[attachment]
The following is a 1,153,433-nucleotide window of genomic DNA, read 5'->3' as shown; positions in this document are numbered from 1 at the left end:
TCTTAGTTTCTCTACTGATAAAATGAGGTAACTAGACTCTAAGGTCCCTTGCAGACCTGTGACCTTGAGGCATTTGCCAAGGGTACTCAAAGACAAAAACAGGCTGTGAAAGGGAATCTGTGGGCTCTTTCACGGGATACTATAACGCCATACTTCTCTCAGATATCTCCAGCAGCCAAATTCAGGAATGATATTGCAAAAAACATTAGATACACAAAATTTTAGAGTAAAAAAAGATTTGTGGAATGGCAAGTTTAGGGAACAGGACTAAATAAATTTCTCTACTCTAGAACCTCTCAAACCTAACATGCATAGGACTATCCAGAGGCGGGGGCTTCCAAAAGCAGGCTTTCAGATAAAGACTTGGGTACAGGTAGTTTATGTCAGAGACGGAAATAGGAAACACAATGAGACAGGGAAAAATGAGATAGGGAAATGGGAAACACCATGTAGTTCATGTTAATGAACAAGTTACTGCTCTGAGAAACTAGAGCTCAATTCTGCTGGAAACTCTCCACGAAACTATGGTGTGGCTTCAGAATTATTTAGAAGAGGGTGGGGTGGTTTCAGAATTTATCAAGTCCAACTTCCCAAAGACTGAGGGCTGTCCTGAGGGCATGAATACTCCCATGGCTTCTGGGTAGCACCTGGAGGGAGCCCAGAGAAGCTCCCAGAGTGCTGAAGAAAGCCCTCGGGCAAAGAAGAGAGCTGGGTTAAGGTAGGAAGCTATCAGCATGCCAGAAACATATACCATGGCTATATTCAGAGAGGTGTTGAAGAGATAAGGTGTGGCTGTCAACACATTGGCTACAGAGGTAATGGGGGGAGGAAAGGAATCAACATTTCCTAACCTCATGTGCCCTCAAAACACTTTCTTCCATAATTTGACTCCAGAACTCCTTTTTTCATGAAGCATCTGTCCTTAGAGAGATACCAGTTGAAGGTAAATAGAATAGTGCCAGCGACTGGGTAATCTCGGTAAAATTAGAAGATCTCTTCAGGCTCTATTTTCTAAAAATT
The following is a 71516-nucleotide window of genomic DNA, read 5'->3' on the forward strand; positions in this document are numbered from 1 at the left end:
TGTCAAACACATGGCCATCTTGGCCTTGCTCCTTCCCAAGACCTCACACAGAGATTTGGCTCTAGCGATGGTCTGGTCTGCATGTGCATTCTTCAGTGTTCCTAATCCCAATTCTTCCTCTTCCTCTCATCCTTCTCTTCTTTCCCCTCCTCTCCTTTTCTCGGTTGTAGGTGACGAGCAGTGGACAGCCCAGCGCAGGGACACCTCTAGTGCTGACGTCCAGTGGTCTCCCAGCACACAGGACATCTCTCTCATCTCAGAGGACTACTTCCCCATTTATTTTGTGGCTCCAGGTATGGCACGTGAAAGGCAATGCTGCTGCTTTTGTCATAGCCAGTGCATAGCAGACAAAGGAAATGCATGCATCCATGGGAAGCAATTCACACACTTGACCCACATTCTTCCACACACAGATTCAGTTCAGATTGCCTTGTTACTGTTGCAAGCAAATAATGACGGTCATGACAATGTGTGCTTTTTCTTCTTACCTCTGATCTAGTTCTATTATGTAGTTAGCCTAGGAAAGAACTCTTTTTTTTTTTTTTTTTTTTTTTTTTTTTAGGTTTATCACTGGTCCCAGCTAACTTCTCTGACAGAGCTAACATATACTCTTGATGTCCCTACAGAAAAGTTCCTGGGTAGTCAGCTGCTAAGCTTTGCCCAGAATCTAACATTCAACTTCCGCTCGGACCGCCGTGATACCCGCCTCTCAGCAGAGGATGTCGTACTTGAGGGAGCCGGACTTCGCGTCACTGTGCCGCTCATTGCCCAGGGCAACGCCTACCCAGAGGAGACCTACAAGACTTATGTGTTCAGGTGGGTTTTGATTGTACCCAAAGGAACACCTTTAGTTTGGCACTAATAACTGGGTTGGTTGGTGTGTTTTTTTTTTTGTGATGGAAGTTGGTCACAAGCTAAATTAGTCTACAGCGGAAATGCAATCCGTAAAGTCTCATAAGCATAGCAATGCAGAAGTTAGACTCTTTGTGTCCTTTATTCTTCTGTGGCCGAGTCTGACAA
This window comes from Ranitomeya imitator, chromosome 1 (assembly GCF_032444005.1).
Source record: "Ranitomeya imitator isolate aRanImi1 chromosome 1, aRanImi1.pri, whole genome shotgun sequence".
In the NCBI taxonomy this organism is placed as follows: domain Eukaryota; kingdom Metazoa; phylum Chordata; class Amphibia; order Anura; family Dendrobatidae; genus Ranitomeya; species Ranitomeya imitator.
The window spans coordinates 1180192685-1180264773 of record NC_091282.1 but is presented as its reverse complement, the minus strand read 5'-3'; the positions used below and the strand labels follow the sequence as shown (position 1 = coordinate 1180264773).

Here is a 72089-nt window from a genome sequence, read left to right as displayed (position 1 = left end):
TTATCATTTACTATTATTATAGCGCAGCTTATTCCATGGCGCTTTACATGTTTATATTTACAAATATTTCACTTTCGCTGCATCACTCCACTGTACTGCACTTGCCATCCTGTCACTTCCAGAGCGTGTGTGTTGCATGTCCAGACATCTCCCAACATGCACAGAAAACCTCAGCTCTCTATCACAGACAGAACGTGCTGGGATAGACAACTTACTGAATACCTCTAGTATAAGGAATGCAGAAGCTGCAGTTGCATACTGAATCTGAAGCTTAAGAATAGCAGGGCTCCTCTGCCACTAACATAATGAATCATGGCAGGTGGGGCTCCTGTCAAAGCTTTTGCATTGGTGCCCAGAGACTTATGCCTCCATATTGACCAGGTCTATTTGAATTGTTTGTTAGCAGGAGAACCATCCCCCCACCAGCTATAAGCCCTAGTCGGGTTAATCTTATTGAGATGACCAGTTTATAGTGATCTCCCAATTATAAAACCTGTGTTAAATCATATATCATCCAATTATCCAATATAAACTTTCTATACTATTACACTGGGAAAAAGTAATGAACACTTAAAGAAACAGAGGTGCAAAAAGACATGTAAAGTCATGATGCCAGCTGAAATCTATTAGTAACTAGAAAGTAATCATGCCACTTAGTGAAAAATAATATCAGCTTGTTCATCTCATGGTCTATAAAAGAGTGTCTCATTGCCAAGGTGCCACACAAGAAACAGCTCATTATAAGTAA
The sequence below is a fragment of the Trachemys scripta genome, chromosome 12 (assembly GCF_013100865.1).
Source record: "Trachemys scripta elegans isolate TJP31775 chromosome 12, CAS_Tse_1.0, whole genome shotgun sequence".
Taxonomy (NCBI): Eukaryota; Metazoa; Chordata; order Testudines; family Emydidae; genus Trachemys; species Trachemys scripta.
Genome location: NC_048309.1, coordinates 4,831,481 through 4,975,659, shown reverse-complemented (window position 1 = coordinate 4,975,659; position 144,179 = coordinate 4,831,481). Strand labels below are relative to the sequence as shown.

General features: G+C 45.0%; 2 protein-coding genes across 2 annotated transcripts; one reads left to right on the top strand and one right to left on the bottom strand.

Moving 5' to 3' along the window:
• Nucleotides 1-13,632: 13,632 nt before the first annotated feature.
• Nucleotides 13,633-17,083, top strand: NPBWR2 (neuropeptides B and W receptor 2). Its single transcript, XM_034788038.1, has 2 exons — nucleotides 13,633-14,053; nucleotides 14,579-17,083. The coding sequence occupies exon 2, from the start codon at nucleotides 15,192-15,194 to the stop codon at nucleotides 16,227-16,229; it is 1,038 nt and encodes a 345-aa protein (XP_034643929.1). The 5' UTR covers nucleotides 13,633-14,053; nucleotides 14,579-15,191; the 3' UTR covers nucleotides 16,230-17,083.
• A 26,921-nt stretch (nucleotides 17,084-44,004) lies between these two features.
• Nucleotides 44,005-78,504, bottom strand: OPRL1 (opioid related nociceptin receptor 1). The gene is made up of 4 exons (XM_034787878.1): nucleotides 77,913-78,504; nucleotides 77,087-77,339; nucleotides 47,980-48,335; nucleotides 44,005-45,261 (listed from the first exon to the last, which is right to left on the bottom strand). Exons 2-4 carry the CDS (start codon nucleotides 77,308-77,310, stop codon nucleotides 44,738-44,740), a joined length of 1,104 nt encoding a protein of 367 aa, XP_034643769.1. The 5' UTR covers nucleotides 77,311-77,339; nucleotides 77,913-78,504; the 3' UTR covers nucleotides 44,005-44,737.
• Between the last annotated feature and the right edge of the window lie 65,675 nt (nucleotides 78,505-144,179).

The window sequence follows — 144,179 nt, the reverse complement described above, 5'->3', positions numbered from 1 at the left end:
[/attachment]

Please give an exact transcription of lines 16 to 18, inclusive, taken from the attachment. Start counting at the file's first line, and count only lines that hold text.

Moving 5' to 3' along the window:
• Nucleotides 1-13,632: 13,632 nt before the first annotated feature.
• Nucleotides 13,633-17,083, top strand: NPBWR2 (neuropeptides B and W receptor 2). Its single transcript, XM_034788038.1, has 2 exons — nucleotides 13,633-14,053; nucleotides 14,579-17,083. The coding sequence occupies exon 2, from the start codon at nucleotides 15,192-15,194 to the stop codon at nucleotides 16,227-16,229; it is 1,038 nt and encodes a 345-aa protein (XP_034643929.1). The 5' UTR covers nucleotides 13,633-14,053; nucleotides 14,579-15,191; the 3' UTR covers nucleotides 16,230-17,083.